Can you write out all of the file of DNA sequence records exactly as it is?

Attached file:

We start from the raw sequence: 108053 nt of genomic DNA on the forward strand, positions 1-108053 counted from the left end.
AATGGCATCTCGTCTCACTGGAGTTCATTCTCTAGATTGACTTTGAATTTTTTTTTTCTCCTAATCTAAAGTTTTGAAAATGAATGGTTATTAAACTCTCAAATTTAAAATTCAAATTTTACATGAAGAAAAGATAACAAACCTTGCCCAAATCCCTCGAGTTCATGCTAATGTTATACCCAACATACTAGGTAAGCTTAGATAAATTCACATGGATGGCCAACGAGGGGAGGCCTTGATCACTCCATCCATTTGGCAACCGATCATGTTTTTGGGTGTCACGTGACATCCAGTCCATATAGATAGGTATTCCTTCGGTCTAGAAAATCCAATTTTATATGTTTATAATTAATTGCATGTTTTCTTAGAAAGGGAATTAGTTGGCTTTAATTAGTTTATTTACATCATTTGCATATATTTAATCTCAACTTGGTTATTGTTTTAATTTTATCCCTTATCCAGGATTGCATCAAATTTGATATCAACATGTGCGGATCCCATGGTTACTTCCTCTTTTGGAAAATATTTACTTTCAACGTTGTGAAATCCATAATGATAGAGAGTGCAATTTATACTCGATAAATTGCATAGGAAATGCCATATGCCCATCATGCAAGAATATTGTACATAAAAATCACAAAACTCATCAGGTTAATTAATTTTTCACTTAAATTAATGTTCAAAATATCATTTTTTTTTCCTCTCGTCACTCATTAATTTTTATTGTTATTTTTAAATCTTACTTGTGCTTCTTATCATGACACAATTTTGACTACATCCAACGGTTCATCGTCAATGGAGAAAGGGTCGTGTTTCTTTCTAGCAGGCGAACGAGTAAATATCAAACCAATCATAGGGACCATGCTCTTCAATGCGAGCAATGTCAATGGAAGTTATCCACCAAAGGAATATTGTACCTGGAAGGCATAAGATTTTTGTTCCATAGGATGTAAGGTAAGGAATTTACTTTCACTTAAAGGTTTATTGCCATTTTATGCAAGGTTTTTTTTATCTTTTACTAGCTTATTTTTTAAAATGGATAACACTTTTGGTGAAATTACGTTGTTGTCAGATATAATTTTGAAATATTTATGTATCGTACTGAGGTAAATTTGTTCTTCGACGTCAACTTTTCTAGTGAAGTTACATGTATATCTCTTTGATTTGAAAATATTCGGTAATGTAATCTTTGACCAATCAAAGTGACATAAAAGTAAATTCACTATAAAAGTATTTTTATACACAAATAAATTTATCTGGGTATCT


We start from the raw sequence: 108053 nt of genomic DNA on the forward strand, positions 1-108053 counted from the left end.
AATGGCATCTCGTCTCACTGGAGTTCATTCTCTAGATTGACTTTGAATTTTTTTTTTCTCCTAATCTAAAGTTTTGAAAATGAATGGTTATTAAACTCTCAAATTTAAAATTCAAATTTTACATGAAGAAAAGATAACAAACCTTGCCCAAATCCCTCGAGTTCATGCTAATGTTATACCCAACATACTAGGTAAGCTTAGATAAATTCACATGGATGGCCAACGAGGGGAGGCCTTGATCACTCCATCCATTTGGCAACCGATCATGTTTTTGGGTGTCACGTGACATCCAGTCCATATAGATAGGTATTCCTTCGGTCTAGAAAATCCAATTTTATATGTTTATAATTAATTGCATGTTTTCTTAGAAAGGGAATTAGTTGGCTTTAATTAGTTTATTTACATCATTTGCATATATTTAATCTCAACTTGGTTATTGTTTTAATTTTATCCCTTATCCAGGATTGCATCAAATTTGATATCAACATGTGCGGATCCCATGGTTACTTCCTCTTTTGGAAAATATTTACTTTCAACGTTGTGAAATCCATAATGATAGAGAGTGCAATTTATACTCGATAAATTGCATAGGAAATGCCATATGCCCATCATGCAAGAATATTGTACATAAAAATCACAAAACTCATCAGGTTAATTAATTTTTCACTTAAATTAATGTTCAAAATATCATTTTTTTTTCCTCTCGTCACTCATTAATTTTTATTGTTATTTTTAAATCTTACTTGTGCTTCTTATCATGACACAATTTTGACTACATCCAACGGTTCATCGTCAATGGAGAAAGGGTCGTGTTTCTTTCTAGCAGGCGAACGAGTAAATATCAAACCAATCATAGGGACCATGCTCTTCAATGCGAGCAATGTCAATGGAAGTTATCCACCAAAGGAATATTGTACCTGGAAGGCATAAGATTTTTGTTCCATAGGATGTAAGGTAAGGAATTTACTTTCACTTAAAGGTTTATTGCCATTTTATGCAAGGTTTTTTTTATCTTTTACTAGCTTATTTTTTAAAATGGATAACACTTTTGGTGAAATTACGTTGTTGTCAGATATAATTTTGAAATATTTATGTATCGTACTGAGGTAAATTTGTTCTTCGACGTCAACTTTTCTAGTGAAGTTACATGTATATCTCTTTGATTTGAAAATATTCGGTAATGTAATCTTTGACCAATCAAAGTGACATAAAAGTAAATTCACTATAAAAGTATTTTTATACACAAATAAATTTATCTGGGTATCT